Listening and surveillance devices, counterfeit stamps, badges and passports, equipment for opening mail, a disguise workshop and body-scent archives - these are just some of the manifold artefacts of the Stasi displayed by the Citizens Committee in the permanent exhibition of contemporary history, called "Stasi - Power and Banality". The original working material of the Stasi documents its history, structure and methods of operation, using the Leipzig district headquarters as an example. They are supplemented by selected photographs and documents.

The exhibition gives an introductory outline of the development of the Stasi, its ideological roots, its interior structure and the activities of fulltime employees and unofficial personnel (“Inoffizielle Mitarbeiter“, IM). A second section is devoted to the activities of different departments of the Stasi, for example, M (checking post), 26 (telephone surveillance) or VIII (observation and investigation).

You can also see the faithful reproduction of a cell from the former Leipziger Stasi-detention for prisoners awaiting trial. The entrance area is dedicated to the history of the Peaceful Revolution which overcame the 40-year dictatorship. Another part of the exhibition is concerned with the death penalty in the GDR, which from 1960 onwards was carried out in Leipzig for the entire GDR.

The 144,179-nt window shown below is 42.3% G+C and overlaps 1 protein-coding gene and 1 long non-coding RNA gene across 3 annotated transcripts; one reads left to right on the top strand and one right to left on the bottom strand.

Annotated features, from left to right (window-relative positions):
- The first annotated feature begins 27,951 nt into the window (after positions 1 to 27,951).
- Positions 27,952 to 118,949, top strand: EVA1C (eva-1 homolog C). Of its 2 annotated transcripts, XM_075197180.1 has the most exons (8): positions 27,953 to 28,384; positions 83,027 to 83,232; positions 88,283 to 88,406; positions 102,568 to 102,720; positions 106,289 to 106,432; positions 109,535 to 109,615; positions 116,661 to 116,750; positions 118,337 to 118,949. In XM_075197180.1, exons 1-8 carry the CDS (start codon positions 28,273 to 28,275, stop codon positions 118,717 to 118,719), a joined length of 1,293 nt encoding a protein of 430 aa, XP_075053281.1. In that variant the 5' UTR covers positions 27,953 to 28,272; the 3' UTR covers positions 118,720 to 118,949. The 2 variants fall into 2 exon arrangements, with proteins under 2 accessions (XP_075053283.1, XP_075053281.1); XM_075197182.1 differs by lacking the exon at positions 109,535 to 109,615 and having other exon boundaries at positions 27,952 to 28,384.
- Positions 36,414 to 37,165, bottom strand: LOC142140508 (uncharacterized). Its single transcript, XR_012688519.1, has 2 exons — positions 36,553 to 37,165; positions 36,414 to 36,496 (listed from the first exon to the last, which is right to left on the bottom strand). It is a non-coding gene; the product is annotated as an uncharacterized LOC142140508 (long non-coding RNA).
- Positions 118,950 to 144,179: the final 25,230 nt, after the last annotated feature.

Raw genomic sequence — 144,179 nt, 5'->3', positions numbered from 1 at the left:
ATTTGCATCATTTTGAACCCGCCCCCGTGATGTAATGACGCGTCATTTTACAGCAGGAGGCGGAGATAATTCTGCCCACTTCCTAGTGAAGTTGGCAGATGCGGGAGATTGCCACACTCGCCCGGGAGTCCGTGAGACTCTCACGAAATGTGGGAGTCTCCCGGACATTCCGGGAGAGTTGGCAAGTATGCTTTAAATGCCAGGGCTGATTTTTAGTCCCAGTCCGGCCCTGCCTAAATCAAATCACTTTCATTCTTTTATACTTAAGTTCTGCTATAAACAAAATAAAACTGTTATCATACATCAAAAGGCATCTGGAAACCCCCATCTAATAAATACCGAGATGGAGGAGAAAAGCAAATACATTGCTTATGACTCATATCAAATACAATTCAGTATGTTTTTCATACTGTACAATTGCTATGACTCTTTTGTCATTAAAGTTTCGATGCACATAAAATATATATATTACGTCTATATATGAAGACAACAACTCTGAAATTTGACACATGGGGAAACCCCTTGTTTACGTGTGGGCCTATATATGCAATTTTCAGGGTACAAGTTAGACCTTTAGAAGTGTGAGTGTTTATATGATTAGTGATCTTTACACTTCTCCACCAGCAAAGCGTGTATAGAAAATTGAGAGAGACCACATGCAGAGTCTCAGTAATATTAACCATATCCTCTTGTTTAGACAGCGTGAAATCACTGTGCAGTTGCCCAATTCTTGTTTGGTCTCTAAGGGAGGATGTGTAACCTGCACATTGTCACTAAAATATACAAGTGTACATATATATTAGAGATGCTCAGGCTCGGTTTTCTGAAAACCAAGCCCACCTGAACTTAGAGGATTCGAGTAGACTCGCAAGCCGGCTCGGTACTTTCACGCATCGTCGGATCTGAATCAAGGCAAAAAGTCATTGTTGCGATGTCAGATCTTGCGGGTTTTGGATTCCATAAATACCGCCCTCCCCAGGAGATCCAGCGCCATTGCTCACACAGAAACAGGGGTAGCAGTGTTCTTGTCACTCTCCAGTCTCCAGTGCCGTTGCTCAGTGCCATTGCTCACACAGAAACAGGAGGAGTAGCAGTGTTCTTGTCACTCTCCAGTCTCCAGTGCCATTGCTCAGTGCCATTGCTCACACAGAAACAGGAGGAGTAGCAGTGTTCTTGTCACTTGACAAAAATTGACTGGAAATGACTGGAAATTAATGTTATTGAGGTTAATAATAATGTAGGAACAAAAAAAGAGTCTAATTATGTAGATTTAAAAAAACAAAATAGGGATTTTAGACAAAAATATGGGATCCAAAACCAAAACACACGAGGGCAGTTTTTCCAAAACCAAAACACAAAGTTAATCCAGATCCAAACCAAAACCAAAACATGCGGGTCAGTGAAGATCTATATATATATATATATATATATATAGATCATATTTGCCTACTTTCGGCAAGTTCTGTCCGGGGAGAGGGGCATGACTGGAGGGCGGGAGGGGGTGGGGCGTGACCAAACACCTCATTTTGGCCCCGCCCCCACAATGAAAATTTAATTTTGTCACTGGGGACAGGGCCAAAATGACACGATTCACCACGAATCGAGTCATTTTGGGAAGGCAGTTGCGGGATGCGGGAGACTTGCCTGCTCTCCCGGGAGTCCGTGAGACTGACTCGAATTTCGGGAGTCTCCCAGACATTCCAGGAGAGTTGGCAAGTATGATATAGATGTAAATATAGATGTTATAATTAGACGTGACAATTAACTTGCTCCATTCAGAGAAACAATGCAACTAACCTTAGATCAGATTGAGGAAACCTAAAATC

The permanent exhibition is presented in authentic surroundings: Leipzig is the only place in Germany where original rooms of a district headquarters of the Stasi have been preserved and can be visited as a memorial. The linoleum floors, the lattice bars on the windows, surveillance cameras and, not least, the typical GDR smell, which still lingers today in the former offices, are all reminders of the former use of the building.

A tour of the exhibition "Stasi - Power and Banality" brings home to the visitors how the SED developed its surveillance state and how it systematically robbed GDR citizens of their basic rights. The exhibition is designed to create an awareness of the significance of the achievements of the Peaceful Revolution. The Citizens Committee wants to sensitize the young generation specifically, who no longer know life in the GDR from their own experience, to the dangers of dictatorship and wants to encourage them to act democratically.

The museum is a place of warning, commemoration and learning. It has also become established as a much-visited site of political and cultural discourse. The Citizens Committee regularly offers discussions, film evenings, readings, and numerous other events in the "Round Corner".